Wednesday, June 01, 2005

Oh ño you didn't

On Isla de las Mujeres, the island to which Mayan women used to make a pilgrimage before Europeans introduced them to the wonders of poverty and products sold in plastic containers, I came to love the habanero pepper. A few miles' walk from our room was a restaurant on the beach (playa de los tiburones) where E and I ate a whole barbecued barracuda twice during our one-week stay on the isle. The toothy fish came with a generous helping of a very wet habanero sauce and while not being fancy was anything but ordinary. I can still taste those little green devils to this day. We brought back a bunch of Yucateco habanero bottled sauce but it just isn't the same.

Click to enlarge (if you dare)

Flash forward to 2005 and I'm back in California. I don't know how many times it has happened to me here, but all too often some idiot who took a couple of years of high school Spanish (or didn't) thinks they have perfect pronunciation of every word in the Spanish language. We're talking about hot chilis and I mention that something I made or something we're eating contains habanero. Inevitably, the ignorant (while thiking itself informative) response: "Habañero?" "That's right", I'll say, "Habanero".

Look here, folks, I took ten years of French in high school and college and I don't for a minute think that I speak French without an accent, or that I could look at any French word in existence and know its pronunciation. So why do people whose education in Spanish consists of Taco Bell menus think they know best?

There seems to be a cult of misunderstanding in Northern Californa regarding the pronunciation of the name of the world's hottest pepper, the habanero. OF NOTE: there is no tilde (~) over the N, as in the word jalapeño. This might could even be called a folk etymology. If they want to take the analogy that far, then we may as well spell the word jabañero, since everything about it seems to need to mimic its plumper, greener, milder cousin in the minds of northern Californians. This bullshittery has gone so far that I found crushed habanero on sale the other day labeled habañero. This must be stopped before the truth is completely obscured by nucular jabañero foilage.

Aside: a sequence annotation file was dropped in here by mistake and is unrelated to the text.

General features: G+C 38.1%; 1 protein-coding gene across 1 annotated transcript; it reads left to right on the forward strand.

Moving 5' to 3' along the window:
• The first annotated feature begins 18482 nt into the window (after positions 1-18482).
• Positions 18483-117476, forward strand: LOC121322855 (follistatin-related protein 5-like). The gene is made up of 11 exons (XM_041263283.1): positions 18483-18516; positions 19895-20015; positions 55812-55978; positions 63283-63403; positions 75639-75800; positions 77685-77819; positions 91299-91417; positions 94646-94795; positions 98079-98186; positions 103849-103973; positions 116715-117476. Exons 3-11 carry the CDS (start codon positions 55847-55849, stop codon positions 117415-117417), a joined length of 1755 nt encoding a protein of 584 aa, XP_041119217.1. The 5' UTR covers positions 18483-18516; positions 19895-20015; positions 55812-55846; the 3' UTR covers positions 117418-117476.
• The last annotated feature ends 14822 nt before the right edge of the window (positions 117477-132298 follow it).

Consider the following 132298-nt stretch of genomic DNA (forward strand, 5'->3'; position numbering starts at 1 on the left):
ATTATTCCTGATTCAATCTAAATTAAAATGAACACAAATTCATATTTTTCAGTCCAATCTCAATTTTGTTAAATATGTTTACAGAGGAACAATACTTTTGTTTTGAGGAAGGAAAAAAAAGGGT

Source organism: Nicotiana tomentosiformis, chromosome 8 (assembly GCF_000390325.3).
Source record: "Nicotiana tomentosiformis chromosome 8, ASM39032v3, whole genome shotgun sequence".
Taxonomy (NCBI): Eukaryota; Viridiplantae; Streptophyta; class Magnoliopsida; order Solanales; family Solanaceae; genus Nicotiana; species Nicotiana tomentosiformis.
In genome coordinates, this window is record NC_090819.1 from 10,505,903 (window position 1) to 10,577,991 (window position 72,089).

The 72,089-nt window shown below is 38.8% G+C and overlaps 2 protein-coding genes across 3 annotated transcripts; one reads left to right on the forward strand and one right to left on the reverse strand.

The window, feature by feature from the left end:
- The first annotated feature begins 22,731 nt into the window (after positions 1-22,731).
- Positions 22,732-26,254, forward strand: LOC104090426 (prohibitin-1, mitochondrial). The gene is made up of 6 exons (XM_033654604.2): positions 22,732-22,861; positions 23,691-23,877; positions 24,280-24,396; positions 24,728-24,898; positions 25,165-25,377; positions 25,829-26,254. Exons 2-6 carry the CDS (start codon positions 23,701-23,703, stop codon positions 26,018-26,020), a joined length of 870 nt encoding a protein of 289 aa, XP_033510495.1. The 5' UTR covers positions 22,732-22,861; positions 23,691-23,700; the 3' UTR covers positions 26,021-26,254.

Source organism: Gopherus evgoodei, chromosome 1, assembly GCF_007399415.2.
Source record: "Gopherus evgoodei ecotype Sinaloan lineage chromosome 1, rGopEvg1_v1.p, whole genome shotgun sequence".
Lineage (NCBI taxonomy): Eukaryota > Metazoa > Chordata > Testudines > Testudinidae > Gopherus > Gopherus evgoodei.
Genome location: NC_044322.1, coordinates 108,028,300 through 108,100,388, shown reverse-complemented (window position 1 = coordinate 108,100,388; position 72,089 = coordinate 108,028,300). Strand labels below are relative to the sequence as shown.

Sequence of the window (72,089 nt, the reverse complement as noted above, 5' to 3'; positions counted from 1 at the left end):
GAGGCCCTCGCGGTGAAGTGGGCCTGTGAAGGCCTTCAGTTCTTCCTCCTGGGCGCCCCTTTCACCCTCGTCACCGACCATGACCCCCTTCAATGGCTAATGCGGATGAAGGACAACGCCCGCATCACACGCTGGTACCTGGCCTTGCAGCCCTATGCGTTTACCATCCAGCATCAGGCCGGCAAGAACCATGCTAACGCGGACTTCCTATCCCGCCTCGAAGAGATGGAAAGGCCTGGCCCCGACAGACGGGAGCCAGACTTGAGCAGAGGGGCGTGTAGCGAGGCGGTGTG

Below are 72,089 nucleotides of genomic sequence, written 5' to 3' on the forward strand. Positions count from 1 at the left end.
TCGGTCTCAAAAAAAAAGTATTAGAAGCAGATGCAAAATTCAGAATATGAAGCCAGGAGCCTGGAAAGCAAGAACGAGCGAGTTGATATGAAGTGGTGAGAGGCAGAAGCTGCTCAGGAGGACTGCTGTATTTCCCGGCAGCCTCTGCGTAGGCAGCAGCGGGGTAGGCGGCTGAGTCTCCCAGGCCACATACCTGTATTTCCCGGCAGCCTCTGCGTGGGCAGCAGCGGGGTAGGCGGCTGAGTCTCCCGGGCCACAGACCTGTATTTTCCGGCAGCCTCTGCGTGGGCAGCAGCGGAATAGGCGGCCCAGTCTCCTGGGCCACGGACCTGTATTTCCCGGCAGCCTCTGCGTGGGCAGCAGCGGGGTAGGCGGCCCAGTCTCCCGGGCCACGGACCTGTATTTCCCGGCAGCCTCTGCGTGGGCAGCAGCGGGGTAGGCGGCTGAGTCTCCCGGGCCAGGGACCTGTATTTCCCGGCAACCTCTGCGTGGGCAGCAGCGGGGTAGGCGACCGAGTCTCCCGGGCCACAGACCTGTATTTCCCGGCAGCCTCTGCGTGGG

Sweet irony!

Imagine my surprise when, off the coast of Quintana roo I found everyone pronouncing the name of this pepper without the Spanish enye pronunciation. After about one day I figured out that I was pronouncing it wrong. Some of these northern californians probably think they need to go correct the Mexicans in their pronunciation of their own word (which probably has Yucatec Mayan or Olmec roots anyway, being a new world pepper, and so by definition could not contain an enye unless its pronunciation was modified by Spanish speakers). And why not tell them how to pronounce their own word? We already tell them what Mexican food should taste like by selling Taco bell in Mexico.


Blogger drbiggles said...

It ain't easy being someone who cares about such things. I spent many hours fuming over how people pronounce words. One that still makes my skin crawl is Coupon, usually pronounced Kyoopon. Hells bells man, I don't keep my chickens in a damned KYOOP !!! It's KOOPON you idjet. I knew it was a losing battle when the dictionaries were changed and allowed the Kyoop. The list goes on.
I wonder if the pronounciation of Habanero changes regionally in South & Central America?
If nothing else, at least we know it exists and enjoy it.


1:38 PM  
Blogger drbiggles said...


Anyone here interested in having a picnic? At Meathenge Labs? Attempting to nail down a date, keep yer your you know what piqued.


8:38 PM  

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